FISA court may reveal spying justification given to Yahoo
The federal government must determine what it can release publicly about the justification it gave to search company Yahoo in 2008 for the government’s broad wiretapping efforts, a judge on the Foreign Intelligence Surveillance Court (FISA) ruled on Monday (PDF).
Judge Reggie B. Walton gave the government until July 29 to report back on when the court should expect disclosures to be made regarding the legal basis for programs like PRISM, which many scholars believe to be unconstitutional and unprecedented in its reach.
The government’s justification for even having a system that vacuums up virtually all of the electronic communications data on the planet has not been available for public scrutiny before, despite efforts by civil liberties groups to force it out into the open.
It’s not yet clear how much of the explanation will be released. In his ruling, Walton ordered a “declassification review” of its own opinion from April 25, 2008, along with the legal briefs submitted to the court by Yahoo and the government. “After such review, the Court anticipates publishing that Memorandum Opinion in a form that redacts any properly classified information,” he concluded.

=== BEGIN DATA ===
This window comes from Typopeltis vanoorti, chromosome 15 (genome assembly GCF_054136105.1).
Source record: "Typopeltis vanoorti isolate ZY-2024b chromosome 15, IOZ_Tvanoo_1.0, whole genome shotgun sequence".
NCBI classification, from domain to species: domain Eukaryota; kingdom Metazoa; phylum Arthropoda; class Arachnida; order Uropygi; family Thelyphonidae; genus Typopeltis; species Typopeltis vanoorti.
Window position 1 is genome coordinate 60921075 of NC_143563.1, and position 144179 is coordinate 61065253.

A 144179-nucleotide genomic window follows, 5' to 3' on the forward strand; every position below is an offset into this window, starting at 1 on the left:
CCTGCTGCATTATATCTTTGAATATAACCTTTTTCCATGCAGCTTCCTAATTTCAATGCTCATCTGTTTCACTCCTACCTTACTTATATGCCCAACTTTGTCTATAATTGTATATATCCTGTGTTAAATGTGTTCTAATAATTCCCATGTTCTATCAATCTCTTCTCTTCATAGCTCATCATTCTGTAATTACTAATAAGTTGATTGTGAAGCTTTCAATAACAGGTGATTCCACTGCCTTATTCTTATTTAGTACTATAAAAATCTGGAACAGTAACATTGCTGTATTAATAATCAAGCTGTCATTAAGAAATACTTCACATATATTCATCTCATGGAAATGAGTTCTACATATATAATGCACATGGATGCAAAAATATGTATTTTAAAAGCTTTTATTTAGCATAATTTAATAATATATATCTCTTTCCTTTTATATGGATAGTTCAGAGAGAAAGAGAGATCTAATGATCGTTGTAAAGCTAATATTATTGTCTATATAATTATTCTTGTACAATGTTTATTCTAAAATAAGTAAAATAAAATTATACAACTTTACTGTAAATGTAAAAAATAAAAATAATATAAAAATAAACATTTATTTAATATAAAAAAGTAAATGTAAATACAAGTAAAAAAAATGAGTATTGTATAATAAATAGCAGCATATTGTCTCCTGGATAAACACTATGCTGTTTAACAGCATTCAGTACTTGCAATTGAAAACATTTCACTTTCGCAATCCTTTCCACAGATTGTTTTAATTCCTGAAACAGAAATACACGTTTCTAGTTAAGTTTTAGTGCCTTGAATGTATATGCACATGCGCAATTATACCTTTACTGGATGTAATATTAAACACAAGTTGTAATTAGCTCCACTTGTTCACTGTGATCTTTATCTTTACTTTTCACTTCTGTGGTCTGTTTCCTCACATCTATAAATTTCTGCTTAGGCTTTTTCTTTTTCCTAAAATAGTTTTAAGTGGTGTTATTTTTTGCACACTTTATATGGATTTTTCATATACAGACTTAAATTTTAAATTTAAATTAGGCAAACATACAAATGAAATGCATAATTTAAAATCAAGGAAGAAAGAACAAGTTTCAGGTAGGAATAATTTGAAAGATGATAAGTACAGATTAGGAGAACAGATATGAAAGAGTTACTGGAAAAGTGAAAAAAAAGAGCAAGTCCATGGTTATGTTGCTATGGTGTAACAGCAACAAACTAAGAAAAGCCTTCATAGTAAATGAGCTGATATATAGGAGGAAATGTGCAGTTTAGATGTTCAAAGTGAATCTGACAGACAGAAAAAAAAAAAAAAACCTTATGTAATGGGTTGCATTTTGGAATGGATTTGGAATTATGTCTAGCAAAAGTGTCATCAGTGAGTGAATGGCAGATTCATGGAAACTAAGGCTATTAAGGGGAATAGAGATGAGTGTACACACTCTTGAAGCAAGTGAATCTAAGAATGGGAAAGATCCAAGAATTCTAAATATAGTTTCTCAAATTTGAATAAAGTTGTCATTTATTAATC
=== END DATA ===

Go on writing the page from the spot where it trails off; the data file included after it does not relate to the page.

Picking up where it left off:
Given the court’s penchant for secrecy, that could be a little bit of information or a lot. The 11-judge panel rarely refuses government surveillance requests and even once issued a ruling that forced Verizon, the nation’s largest mobile phone provider, to hand over metadata generated by all its users.
The court was able to do that because of the 2008 Foreign Intelligence Surveillance Act, which updated the court’s authority and dramatically expanded its power as part of a package of legislation initially opposed by then-Sen. Barack Obama (D-IL), who ultimately voted in favor and called it a “compromise.”
Once Obama took the presidency, his administration expanded the Bush administration’s defense of the wiretapping programs even further, citing the Patriot Act as perpetual cover from lawsuits.
[“Stock photo: A spy peers out from a laptop computer,” via Shutterstock.]
(H/T: Washington Post)